Campaigns often face a dilemma whether to fire back at someone bashing their candidate on social media or to ignore the increasingly toxic posts taking over their feeds.
Engage the trolls and you’ve created local or national news headlines. Ignore what you think are meaningless comments and the campaign may seem out of touch or worse, timid.
Now, there are a myriad companies offering social media monitoring, but Echelon Insights has unveiled a service it believes will do more to empower campaigns and issue organizations’ digital activism. The GOP polling firm is billing its new service, dubbed Optimized Listening, as a way to let organizations know the repercussions of Twitter troll bashing.
“It gives people confidence,” said Patrick Ruffini, the firm’s co-founder, “if this is only an issue permeating inside the Beltway, or an issue permeating only among the trolls.”
He pointed to the donnybrook over Arkansas Sen. Tom Cotton’s (R) recent open letter to the leadership of Iran regarding the country’s ongoing nuclear talks.
“This issue was entirely being driven by the Left,” said Ruffini. “If people just looked at their Twitter feeds, they’d see a lot of angry mentions there. [Lawmakers] are wondering, ‘should I back off on this because I’m getting all this negative feedback?’ This [service] can help tell them where that negative feedback is coming from. Who are these people in the aggregate?”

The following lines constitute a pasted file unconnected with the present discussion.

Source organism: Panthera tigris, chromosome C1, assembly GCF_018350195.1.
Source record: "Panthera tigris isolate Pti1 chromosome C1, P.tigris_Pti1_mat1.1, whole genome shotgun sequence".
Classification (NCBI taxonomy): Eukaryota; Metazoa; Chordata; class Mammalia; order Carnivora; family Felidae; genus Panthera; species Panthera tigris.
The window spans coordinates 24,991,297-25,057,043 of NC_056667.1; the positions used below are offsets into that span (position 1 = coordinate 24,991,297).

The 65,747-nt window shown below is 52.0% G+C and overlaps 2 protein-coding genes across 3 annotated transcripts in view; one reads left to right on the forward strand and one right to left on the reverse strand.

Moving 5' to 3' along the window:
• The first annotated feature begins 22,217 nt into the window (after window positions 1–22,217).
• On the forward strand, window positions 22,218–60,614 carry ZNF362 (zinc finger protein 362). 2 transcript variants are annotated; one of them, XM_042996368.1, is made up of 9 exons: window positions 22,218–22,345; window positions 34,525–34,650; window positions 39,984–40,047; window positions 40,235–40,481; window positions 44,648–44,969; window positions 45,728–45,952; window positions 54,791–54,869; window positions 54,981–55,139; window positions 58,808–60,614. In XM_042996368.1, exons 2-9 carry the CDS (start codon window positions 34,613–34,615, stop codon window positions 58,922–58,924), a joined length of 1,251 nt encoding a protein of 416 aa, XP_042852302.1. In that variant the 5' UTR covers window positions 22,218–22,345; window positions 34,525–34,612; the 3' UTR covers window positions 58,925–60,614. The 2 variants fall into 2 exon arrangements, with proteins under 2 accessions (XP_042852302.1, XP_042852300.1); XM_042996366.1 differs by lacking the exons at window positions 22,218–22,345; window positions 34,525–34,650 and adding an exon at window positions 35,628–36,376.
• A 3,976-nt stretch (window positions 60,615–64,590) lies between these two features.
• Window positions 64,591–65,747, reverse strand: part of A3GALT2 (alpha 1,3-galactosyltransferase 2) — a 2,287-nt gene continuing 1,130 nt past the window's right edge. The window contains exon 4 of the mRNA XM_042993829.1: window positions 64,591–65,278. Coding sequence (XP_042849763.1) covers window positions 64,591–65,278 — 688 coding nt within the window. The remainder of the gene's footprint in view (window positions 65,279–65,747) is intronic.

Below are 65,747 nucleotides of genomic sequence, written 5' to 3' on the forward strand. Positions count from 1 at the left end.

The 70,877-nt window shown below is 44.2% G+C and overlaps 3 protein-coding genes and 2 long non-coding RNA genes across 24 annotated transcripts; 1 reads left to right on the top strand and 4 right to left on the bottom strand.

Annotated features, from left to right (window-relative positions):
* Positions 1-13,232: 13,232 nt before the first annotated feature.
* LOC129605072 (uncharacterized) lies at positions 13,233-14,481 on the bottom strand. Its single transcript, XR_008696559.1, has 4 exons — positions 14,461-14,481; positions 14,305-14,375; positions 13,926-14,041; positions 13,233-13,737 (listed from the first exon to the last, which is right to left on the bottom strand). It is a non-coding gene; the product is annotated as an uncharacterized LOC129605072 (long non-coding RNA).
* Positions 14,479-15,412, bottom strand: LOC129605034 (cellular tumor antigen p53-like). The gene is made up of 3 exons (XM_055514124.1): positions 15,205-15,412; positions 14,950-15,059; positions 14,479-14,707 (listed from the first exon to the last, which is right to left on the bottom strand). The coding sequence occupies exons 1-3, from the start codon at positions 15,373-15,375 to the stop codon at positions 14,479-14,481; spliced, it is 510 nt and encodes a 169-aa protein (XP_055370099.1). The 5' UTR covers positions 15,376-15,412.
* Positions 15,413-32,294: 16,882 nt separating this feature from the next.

The prime focus is on Twitter, because it has the best data to draw from, according to Ruffini. While Facebook and Instagram are larger social media platforms, “the problem is there’s very little actionable political content being created on these platforms that we can get at. There’s a lot on Facebook, but we can’t really get at it the way we can the Twitter data,” said Ruffini.
The methodology for the Twitter listening service is similar to a poll and involves sampling a selected group of users. “And then we can figure out what is that level of conversation,” said Ruffini. “You can get a very good ranking of who matters, more or less. That’s what we’re using to determine, is this influential or not?”
One trap campaigns fall into is believing that negative reaction on social media is coming from their supporters. In fact, it’s mostly driven by the opposing side, said Ruffini.
“We can help [answer]: what are the topics and issues that are galvanizing donors most, or grassroots conservatives most? Or what does the Beltway think on any given policy issue?” Ruffini said. “What we found missing was a layer of actionable insight into what really people should do with the massive amount of data that’s being generated.”